Should Teens be Allowed to Get the COVID-19 Vaccine without their Parent’s Permission?


Courtesy of Latino Health Access Instagram

A dancing syringe is seen in Santa Ana to bring awareness to the importance of getting vaccinated against COVID-19.

Diego Gomez and Anthony Olarra

Recently, a Pennsylvania teen, Nicholas Montero, crossed county lines from Bucks County to Philadelphia in order to get the COVID-19 vaccine.

Montero was allowed to get it there without his parents’ permission as many counties in the U.S  have not implemented that right yet. Montero’s parents were strictly against the COVID-19 vaccine and prohibited their son from getting it. Over the past two years, hundreds of teens have gotten vaccinated against their parents’ will.  

In Orange County, two teenagers passed away from COVID-19 in February. One teen was not vaccinated which shows how serious a threat COVID-19 is towards a person’s life.

In the United States, in cities like Philadelphia, San Francisco, and the state of Arizona, teenagers are allowed to self-consent the decision to get vaccinated. A vast majority of states still haven’t implemented the right for 17-year-olds and younger to get their vaccine without permission.

Teens should be allowed to get the COVID-19 vaccine as they are mature enough and it could save lives.

A study by the Kaiser Family Foundation found that three in 10 parents said that they are allowing their kids to get the COVID-19 vaccine. In addition, half of the parents noted that they have not vaccinated their children. 

15-year-old Godinez Fundamental High School (GFHS) student Daniel Arroyo has not been able to vaccinate himself due to his parents’ work hours.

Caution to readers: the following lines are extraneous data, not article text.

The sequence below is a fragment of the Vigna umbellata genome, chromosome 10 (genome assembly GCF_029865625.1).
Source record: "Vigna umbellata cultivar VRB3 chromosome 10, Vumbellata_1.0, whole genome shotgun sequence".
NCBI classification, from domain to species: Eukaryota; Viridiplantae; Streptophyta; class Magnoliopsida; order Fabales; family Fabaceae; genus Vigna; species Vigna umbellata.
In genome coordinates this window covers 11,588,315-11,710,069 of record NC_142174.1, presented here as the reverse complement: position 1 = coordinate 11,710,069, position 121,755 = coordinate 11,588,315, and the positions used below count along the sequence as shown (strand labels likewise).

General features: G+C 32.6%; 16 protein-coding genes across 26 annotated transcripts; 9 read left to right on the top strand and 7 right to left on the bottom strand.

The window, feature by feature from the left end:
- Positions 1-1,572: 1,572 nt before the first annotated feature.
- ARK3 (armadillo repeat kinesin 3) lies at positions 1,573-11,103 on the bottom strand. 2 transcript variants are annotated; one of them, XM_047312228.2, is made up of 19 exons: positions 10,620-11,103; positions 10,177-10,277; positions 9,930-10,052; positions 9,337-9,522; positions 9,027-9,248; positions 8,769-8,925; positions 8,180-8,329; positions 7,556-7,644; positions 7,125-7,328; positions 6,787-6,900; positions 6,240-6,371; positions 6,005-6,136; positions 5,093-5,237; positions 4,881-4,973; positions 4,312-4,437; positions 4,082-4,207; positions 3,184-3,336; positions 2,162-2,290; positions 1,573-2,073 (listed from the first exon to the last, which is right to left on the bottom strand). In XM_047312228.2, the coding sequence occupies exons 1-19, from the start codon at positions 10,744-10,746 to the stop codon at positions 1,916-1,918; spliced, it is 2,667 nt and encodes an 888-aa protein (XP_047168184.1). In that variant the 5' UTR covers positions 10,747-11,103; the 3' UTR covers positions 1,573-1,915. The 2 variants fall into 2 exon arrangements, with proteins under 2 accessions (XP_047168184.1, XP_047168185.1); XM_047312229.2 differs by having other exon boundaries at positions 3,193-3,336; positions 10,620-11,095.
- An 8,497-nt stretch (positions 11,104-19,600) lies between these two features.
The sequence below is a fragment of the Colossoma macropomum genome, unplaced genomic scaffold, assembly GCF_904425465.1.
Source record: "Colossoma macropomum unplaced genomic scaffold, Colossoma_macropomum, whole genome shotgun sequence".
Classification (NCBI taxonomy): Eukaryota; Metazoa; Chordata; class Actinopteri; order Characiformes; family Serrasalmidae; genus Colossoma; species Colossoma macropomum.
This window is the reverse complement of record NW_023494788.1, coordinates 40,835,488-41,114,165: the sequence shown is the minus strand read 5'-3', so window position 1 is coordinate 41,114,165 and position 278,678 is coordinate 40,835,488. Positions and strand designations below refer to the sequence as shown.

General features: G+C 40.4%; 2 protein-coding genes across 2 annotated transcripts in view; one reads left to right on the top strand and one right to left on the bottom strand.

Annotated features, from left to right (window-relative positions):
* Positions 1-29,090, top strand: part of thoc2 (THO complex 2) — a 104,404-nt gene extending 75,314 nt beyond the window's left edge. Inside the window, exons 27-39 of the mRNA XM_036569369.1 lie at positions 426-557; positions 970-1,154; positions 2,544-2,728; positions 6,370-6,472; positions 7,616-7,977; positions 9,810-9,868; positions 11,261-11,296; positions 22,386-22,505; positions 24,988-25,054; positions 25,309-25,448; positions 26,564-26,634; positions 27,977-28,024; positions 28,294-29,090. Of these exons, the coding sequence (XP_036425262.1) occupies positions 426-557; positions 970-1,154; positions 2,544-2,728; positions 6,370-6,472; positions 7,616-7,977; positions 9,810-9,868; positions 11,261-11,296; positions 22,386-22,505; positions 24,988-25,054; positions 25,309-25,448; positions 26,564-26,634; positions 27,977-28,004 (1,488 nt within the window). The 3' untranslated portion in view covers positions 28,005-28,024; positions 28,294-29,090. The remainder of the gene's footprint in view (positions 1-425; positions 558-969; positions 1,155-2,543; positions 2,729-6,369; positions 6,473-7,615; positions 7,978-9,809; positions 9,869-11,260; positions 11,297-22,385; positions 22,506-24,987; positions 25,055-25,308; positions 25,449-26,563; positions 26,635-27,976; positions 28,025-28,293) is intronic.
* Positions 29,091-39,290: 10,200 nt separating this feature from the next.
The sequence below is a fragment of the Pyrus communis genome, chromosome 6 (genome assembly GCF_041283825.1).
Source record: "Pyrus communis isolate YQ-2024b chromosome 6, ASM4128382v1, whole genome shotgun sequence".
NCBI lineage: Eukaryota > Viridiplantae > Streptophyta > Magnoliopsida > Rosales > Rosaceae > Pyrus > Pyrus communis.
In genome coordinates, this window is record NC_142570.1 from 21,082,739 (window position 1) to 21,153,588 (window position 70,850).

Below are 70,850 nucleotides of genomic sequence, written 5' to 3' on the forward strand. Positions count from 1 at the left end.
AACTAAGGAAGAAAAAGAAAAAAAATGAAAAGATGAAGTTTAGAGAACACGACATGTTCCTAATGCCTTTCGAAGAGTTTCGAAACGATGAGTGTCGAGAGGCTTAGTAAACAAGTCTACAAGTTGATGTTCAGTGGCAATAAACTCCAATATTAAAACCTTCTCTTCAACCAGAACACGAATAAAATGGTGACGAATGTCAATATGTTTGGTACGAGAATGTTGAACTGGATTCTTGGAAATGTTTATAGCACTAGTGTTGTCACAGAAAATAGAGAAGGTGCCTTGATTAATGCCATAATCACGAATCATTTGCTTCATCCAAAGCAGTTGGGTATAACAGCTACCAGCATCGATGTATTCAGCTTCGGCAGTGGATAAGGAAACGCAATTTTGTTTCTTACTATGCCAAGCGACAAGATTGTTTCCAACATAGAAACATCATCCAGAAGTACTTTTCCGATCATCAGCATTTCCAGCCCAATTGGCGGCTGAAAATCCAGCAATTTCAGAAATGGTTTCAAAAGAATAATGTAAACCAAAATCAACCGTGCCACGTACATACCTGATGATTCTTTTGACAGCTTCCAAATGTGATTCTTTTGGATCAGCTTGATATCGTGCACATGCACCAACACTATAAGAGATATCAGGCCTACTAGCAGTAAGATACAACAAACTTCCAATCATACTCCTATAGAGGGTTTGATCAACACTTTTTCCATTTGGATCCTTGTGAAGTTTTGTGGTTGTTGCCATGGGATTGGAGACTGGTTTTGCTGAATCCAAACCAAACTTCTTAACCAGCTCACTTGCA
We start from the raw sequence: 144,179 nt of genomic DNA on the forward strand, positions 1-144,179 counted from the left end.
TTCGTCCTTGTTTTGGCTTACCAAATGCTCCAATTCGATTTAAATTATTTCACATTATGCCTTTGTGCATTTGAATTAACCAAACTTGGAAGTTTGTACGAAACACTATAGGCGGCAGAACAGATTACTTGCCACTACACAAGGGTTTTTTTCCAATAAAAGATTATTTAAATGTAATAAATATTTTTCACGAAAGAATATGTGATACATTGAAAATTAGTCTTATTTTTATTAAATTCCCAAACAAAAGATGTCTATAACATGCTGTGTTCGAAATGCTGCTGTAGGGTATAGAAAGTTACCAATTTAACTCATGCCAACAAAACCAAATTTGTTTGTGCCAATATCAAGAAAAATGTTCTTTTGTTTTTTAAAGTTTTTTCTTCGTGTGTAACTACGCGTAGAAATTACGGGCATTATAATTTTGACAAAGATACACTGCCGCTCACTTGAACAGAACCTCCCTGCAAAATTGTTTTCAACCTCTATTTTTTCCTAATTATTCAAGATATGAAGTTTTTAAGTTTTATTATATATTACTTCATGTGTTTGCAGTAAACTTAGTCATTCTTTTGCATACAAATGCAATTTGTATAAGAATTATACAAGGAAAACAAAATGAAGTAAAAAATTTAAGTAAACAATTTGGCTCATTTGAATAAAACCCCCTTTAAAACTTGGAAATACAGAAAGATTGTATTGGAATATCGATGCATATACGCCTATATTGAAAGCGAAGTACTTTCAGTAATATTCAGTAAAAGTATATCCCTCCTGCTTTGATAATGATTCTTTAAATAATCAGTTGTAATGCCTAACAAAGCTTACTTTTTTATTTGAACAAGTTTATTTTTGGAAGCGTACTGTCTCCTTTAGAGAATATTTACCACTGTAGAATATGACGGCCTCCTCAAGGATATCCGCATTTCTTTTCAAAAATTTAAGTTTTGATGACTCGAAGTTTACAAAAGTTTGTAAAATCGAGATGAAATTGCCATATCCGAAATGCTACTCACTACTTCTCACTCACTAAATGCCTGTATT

“I haven’t been vaccinated as both my parents work all day. Sunday is their only day off but they are totally in favor of the vaccine as their job requires it,” said Arroyo.

But Arroyo wants the vaccine and hopes, “I will be able to get the vaccine without my parents having to give permission.” 

16-year-old GFHS sophomore, Jared Valentino, said he hasn’t gotten vaccinated as his parents are strictly against the vaccine but he will get the vaccine once he turns 18.

“My parents are really afraid of the possible side effects of the vaccine but I have done my own research and I know it’s safe. The hard part is waiting around for two years to turn 18,” stated Valentino.

18-year-old senior Jahir Navarro has stated that his mom was highly against the vaccine. 

“My mom believed that the vaccine was a government plot, but as time went on we lost some loved ones which made us take the initiative to get vaccinated,” said Navarro. 

Bill SB-866 was introduced in California on January 20, in order to allow teenagers under 18 to get the vaccine without the consent of their parents. California is one of the main states that highly encourages the COVID vaccine with this bill being amended in the Senate on March 9th, it could soon turn into law.

The hope is to see a surge in vaccinations for teens as they have the ability to make that decision to get the vaccine without their parents consent. The pros outweigh the cons since more teens will get vaccinated, teenagers could start fighting for this right in other states, teens could do things that only vaccinated people can do because of their vaccination status, and it’s been proven the vaccine is completely safe so once teens are vaccinated their parents may be encouraged to get vaccinated as well.  

With many teens wanting to get vaccinated, there are similar rights that teens are allowed to do in other states including: 

  • Dropout of School- 25 states
  • Receive an Abortion-38 states
  • Get Married at the age of 16 with parental consent- 46 States
  • Consume alcohol with parental  provisionArkansas and New York
  • Get a tattoo- 39 States

The COVID vaccine might be the difference that saves a teenager’s life. The government should consider allowing teens to get vaccinated. If they aren’t allowed to, then the consequences could be fatal.